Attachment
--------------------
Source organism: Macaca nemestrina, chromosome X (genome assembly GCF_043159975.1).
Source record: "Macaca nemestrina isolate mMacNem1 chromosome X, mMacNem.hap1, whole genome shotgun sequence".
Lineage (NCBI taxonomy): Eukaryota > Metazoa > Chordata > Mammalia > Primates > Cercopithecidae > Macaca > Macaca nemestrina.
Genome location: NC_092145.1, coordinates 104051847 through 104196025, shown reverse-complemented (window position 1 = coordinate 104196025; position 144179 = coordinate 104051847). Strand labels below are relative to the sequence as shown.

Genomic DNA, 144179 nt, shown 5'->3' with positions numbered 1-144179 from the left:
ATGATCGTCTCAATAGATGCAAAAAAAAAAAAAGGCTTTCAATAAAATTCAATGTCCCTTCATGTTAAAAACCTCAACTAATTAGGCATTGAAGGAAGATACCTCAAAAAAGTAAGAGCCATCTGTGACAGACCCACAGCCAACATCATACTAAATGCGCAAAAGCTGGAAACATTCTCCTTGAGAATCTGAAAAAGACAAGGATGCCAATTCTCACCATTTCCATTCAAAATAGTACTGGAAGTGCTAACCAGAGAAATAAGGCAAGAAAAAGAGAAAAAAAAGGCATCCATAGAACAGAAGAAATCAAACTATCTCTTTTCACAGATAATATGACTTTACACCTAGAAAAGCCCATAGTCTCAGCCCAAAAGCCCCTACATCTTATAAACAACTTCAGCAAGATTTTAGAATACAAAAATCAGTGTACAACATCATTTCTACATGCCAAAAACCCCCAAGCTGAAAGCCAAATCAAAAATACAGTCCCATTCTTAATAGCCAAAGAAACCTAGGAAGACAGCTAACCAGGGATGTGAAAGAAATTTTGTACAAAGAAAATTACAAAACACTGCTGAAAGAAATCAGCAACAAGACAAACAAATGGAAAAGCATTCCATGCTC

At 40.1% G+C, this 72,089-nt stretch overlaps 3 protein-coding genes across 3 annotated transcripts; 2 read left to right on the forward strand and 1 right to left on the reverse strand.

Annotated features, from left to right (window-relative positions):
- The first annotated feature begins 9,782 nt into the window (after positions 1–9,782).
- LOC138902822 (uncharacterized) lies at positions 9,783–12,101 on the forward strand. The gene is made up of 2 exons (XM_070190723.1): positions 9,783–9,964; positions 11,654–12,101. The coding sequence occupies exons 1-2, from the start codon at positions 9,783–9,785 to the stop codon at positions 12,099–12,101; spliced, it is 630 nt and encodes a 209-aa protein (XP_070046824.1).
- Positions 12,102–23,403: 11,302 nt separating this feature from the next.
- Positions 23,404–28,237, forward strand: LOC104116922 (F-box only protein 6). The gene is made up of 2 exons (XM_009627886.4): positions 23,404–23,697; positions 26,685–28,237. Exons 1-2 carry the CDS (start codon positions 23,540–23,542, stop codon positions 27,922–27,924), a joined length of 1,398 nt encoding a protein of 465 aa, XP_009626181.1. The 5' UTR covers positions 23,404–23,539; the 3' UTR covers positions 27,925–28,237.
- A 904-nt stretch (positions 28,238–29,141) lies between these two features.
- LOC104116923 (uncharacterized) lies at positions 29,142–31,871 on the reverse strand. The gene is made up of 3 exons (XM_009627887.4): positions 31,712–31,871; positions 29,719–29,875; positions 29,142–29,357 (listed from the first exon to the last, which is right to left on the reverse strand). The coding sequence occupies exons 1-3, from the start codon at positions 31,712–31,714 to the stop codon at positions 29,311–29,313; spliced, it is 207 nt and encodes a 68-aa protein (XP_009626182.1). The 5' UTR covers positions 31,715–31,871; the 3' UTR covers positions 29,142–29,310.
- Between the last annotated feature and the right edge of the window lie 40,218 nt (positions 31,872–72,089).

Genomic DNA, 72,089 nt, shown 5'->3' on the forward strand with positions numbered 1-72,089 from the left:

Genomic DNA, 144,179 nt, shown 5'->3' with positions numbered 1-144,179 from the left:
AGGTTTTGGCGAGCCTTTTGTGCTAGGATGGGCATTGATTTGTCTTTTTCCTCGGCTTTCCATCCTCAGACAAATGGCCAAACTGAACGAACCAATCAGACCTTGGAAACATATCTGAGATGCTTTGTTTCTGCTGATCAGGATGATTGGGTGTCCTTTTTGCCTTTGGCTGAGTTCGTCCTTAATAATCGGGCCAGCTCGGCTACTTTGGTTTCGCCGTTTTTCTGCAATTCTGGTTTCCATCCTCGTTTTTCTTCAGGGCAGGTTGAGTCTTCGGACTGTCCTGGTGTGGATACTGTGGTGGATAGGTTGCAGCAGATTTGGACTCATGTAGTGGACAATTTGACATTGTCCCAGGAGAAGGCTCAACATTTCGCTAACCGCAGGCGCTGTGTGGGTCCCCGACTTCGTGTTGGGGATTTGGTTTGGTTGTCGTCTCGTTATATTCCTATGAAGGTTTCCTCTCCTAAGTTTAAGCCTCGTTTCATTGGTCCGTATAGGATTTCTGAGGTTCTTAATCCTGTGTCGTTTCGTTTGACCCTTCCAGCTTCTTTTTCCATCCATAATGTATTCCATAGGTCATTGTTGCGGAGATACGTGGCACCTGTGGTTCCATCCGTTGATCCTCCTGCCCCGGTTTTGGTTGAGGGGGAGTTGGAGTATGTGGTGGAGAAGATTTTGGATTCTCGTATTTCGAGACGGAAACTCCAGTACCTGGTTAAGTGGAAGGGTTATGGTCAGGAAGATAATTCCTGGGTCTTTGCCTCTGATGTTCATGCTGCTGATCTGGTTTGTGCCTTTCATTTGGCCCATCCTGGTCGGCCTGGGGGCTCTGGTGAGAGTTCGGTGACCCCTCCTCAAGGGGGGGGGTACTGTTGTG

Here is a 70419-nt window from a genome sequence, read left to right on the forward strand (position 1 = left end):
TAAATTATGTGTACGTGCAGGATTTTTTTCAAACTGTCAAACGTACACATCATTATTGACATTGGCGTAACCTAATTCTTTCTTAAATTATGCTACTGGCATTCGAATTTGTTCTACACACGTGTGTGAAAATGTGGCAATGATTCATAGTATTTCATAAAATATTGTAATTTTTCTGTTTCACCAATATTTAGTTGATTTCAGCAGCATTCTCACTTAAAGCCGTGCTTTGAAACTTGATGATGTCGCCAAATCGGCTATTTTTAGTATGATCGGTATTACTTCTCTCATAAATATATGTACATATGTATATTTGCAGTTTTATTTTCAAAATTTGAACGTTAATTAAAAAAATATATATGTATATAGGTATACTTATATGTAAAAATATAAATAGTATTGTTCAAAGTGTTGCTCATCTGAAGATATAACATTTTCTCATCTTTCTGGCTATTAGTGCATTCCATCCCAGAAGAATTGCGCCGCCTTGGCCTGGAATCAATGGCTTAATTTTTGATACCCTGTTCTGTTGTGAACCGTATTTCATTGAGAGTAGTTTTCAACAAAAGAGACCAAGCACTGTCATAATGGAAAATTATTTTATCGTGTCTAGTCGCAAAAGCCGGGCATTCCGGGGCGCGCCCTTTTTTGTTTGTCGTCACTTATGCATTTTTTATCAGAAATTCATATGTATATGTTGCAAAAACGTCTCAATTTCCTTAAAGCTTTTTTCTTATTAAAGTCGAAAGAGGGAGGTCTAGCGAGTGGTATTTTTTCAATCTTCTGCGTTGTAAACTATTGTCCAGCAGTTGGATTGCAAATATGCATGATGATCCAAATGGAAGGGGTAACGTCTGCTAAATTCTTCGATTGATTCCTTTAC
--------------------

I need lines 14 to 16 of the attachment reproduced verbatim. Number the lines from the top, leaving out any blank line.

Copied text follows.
- LOC104116923 (uncharacterized) lies at positions 29,142–31,871 on the reverse strand. The gene is made up of 3 exons (XM_009627887.4): positions 31,712–31,871; positions 29,719–29,875; positions 29,142–29,357 (listed from the first exon to the last, which is right to left on the reverse strand). The coding sequence occupies exons 1-3, from the start codon at positions 31,712–31,714 to the stop codon at positions 29,311–29,313; spliced, it is 207 nt and encodes a 68-aa protein (XP_009626182.1). The 5' UTR covers positions 31,715–31,871; the 3' UTR covers positions 29,142–29,310.
- Between the last annotated feature and the right edge of the window lie 40,218 nt (positions 31,872–72,089).

Genomic DNA, 72,089 nt, shown 5'->3' on the forward strand with positions numbered 1-72,089 from the left: